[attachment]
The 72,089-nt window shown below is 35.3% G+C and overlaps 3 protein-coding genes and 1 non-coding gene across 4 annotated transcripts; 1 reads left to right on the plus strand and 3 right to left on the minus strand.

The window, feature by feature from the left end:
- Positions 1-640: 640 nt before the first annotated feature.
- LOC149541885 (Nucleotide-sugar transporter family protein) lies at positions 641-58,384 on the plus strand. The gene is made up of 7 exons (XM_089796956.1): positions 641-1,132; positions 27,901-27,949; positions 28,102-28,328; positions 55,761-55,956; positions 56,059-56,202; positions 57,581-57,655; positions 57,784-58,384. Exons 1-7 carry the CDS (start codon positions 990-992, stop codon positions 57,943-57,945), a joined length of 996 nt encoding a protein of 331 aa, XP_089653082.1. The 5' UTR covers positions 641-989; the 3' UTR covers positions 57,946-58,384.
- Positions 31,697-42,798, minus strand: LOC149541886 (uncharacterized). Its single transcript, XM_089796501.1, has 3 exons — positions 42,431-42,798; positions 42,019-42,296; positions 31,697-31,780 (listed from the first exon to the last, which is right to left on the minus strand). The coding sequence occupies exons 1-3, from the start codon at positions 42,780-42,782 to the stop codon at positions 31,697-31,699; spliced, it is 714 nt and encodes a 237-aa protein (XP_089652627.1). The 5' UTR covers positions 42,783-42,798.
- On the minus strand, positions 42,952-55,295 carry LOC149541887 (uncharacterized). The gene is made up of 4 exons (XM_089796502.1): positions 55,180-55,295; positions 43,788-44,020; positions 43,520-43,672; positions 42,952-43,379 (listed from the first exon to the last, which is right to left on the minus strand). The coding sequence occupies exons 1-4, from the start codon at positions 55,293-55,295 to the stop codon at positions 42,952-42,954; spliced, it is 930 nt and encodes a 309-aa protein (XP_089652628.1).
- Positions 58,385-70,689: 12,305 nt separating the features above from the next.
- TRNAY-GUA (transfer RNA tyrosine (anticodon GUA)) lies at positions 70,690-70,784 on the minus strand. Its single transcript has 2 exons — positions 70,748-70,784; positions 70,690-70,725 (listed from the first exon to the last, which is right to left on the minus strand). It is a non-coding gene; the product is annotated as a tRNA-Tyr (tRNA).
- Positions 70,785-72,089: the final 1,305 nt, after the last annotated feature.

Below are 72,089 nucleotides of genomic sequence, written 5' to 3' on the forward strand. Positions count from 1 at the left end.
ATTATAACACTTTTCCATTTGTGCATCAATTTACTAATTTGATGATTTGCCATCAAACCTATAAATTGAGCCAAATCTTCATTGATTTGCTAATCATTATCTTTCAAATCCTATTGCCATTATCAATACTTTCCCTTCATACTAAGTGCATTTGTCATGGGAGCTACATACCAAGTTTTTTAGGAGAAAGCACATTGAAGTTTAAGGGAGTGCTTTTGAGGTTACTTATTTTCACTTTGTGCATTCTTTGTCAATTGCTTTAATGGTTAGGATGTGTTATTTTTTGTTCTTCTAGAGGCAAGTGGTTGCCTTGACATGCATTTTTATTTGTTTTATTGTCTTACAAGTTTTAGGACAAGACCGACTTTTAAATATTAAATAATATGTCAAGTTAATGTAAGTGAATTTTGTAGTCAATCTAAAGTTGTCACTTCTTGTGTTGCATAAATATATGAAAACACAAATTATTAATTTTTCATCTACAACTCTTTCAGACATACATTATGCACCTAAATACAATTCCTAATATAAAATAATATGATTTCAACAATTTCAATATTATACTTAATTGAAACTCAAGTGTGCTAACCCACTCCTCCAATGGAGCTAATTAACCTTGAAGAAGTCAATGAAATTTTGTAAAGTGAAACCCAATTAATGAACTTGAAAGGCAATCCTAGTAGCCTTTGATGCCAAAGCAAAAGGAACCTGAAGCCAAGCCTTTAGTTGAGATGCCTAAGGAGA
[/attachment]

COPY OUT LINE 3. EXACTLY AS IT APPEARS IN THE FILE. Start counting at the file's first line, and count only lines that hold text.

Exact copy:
- Positions 1-640: 640 nt before the first annotated feature.